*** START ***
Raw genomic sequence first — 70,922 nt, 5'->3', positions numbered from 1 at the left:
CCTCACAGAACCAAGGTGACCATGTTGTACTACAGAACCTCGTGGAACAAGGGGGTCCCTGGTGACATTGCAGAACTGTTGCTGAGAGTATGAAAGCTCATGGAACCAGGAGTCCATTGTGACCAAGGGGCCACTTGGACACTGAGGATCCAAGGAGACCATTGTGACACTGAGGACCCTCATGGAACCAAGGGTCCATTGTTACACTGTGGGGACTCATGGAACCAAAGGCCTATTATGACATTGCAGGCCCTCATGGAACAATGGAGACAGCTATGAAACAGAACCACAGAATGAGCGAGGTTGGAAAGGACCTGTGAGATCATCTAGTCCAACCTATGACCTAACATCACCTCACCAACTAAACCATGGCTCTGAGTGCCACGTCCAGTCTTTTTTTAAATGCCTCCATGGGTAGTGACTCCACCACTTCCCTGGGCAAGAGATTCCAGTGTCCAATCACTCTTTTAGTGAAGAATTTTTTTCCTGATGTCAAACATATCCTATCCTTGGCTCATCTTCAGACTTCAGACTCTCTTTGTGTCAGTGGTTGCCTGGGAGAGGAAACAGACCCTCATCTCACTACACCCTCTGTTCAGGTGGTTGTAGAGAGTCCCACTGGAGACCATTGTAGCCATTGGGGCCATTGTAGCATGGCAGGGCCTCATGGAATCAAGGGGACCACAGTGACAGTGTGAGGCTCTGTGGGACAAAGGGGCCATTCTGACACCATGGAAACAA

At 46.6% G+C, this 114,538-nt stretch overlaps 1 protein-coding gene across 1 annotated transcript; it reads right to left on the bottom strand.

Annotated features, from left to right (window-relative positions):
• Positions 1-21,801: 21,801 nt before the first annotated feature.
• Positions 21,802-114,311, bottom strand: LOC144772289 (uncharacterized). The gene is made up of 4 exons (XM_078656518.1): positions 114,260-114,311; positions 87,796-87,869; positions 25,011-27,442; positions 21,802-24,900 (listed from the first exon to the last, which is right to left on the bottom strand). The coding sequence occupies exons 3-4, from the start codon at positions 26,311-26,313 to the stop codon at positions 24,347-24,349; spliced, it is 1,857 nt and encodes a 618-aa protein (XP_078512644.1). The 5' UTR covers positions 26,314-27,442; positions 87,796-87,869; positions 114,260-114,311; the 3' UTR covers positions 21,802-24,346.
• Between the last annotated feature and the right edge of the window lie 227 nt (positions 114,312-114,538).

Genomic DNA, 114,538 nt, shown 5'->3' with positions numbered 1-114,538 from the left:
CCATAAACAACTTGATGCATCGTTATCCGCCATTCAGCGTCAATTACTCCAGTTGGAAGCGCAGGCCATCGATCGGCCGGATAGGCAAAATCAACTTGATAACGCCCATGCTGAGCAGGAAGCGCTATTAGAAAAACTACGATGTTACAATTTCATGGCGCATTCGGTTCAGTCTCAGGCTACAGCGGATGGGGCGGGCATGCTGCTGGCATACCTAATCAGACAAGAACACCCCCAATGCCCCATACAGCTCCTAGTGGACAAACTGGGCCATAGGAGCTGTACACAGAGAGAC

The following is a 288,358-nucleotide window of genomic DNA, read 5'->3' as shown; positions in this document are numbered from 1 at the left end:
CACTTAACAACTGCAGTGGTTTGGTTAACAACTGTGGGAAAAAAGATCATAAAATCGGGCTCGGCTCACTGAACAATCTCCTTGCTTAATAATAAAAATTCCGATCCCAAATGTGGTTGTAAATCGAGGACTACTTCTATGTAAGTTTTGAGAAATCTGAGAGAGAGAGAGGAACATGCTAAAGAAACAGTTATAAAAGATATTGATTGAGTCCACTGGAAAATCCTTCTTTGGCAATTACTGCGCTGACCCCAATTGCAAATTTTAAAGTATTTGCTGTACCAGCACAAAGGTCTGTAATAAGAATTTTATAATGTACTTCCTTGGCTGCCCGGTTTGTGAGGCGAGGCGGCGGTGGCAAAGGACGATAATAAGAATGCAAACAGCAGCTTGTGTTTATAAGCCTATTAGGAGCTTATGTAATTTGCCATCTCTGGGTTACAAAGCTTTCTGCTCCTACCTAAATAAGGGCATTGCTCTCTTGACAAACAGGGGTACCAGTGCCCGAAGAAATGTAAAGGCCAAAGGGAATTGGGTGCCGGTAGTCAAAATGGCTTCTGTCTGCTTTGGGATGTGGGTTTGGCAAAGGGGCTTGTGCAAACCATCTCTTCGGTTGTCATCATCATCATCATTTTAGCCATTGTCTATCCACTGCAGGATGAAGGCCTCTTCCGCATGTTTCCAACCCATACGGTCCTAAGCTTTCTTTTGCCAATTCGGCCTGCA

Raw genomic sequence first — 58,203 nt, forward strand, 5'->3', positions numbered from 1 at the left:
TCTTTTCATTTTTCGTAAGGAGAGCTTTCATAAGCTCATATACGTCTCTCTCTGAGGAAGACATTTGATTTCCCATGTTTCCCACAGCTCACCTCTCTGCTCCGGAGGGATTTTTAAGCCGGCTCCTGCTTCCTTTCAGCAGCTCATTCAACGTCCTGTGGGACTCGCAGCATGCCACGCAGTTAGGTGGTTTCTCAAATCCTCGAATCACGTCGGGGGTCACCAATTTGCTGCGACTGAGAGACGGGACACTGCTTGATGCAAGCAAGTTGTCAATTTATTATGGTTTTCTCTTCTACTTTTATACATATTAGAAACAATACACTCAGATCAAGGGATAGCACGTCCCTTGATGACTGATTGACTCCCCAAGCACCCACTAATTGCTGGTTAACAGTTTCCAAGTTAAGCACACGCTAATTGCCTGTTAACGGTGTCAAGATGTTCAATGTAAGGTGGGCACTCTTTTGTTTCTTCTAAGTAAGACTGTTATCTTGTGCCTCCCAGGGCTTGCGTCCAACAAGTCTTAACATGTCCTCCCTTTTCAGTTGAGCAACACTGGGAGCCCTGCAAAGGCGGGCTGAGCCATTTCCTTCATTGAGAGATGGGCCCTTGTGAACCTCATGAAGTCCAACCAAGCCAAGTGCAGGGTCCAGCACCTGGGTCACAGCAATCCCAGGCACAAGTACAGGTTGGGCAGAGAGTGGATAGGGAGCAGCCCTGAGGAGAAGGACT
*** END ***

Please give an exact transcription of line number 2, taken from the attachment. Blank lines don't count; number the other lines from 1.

CCTCACAGAACCAAGGTGACCATGTTGTACTACAGAACCTCGTGGAACAAGGGGGTCCCTGGTGACATTGCAGAACTGTTGCTGAGAGTATGAAAGCTCATGGAACCAGGAGTCCATTGTGACCAAGGGGCCACTTGGACACTGAGGATCCAAGGAGACCATTGTGACACTGAGGACCCTCATGGAACCAAGGGTCCATTGTTACACTGTGGGGACTCATGGAACCAAAGGCCTATTATGACATTGCAGGCCCTCATGGAACAATGGAGACAGCTATGAAACAGAACCACAGAATGAGCGAGGTTGGAAAGGACCTGTGAGATCATCTAGTCCAACCTATGACCTAACATCACCTCACCAACTAAACCATGGCTCTGAGTGCCACGTCCAGTCTTTTTTTAAATGCCTCCATGGGTAGTGACTCCACCACTTCCCTGGGCAAGAGATTCCAGTGTCCAATCACTCTTTTAGTGAAGAATTTTTTTCCTGATGTCAAACATATCCTATCCTTGGCTCATCTTCAGACTTCAGACTCTCTTTGTGTCAGTGGTTGCCTGGGAGAGGAAACAGACCCTCATCTCACTACACCCTCTGTTCAGGTGGTTGTAGAGAGTCCCACTGGAGACCATTGTAGCCATTGGGGCCATTGTAGCATGGCAGGGCCTCATGGAATCAAGGGGACCACAGTGACAGTGTGAGGCTCTGTGGGACAAAGGGGCCATTCTGACACCATGGAAACAA